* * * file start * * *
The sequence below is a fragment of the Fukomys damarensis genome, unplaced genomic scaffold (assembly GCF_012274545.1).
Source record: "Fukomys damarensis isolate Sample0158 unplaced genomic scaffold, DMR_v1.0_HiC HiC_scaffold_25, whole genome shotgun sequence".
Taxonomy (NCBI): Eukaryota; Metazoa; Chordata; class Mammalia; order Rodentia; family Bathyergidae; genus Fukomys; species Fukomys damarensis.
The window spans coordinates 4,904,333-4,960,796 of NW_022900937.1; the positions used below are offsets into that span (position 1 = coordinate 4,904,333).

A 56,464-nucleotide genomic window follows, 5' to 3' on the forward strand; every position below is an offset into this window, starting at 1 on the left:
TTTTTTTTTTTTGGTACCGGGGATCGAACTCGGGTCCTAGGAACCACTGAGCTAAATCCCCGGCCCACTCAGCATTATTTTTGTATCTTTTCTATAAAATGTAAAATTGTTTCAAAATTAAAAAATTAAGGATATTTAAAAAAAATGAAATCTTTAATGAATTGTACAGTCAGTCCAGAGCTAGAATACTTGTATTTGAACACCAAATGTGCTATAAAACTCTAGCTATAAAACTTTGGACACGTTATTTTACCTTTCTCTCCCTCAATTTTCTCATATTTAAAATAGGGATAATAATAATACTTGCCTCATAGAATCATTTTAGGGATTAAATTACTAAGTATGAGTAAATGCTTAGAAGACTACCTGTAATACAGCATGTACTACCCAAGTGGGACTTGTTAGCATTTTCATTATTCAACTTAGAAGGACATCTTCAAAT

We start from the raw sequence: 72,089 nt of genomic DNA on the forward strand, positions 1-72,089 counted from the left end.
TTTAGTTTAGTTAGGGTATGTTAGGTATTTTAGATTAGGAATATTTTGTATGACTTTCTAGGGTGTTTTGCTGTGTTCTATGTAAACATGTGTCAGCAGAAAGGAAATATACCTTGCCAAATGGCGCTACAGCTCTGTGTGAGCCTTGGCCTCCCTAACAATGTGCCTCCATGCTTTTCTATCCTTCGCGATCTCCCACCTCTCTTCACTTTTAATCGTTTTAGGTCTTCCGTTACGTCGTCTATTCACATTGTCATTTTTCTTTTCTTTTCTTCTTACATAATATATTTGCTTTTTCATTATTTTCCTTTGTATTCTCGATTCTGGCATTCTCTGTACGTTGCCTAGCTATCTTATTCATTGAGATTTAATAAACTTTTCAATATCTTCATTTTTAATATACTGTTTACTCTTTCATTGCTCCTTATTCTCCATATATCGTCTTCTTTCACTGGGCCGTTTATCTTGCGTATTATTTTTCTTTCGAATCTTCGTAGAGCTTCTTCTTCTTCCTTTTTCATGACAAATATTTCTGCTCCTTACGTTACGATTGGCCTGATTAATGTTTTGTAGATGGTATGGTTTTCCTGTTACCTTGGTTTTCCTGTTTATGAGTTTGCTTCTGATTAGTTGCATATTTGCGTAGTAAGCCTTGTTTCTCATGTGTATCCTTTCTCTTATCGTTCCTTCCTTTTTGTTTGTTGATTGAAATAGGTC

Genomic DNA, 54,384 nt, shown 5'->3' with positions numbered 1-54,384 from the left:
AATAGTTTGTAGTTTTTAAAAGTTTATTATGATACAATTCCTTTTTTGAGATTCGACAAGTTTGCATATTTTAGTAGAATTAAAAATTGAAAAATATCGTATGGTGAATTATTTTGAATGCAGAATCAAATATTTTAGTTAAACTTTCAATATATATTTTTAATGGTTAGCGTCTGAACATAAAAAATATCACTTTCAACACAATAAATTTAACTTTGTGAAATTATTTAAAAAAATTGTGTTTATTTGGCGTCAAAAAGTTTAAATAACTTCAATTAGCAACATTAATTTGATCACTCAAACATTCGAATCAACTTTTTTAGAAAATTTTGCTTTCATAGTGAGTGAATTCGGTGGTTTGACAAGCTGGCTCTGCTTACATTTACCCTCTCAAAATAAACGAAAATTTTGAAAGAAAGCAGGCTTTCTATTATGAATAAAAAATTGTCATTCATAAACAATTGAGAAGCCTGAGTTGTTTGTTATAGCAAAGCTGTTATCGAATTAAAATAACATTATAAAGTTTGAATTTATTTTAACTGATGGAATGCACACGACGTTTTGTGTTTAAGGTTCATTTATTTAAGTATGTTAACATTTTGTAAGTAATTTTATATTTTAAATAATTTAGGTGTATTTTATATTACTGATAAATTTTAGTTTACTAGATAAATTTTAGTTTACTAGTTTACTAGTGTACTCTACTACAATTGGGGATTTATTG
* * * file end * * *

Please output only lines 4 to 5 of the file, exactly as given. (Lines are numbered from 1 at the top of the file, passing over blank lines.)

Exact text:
The window spans coordinates 4,904,333-4,960,796 of NW_022900937.1; the positions used below are offsets into that span (position 1 = coordinate 4,904,333).

A 56,464-nucleotide genomic window follows, 5' to 3' on the forward strand; every position below is an offset into this window, starting at 1 on the left: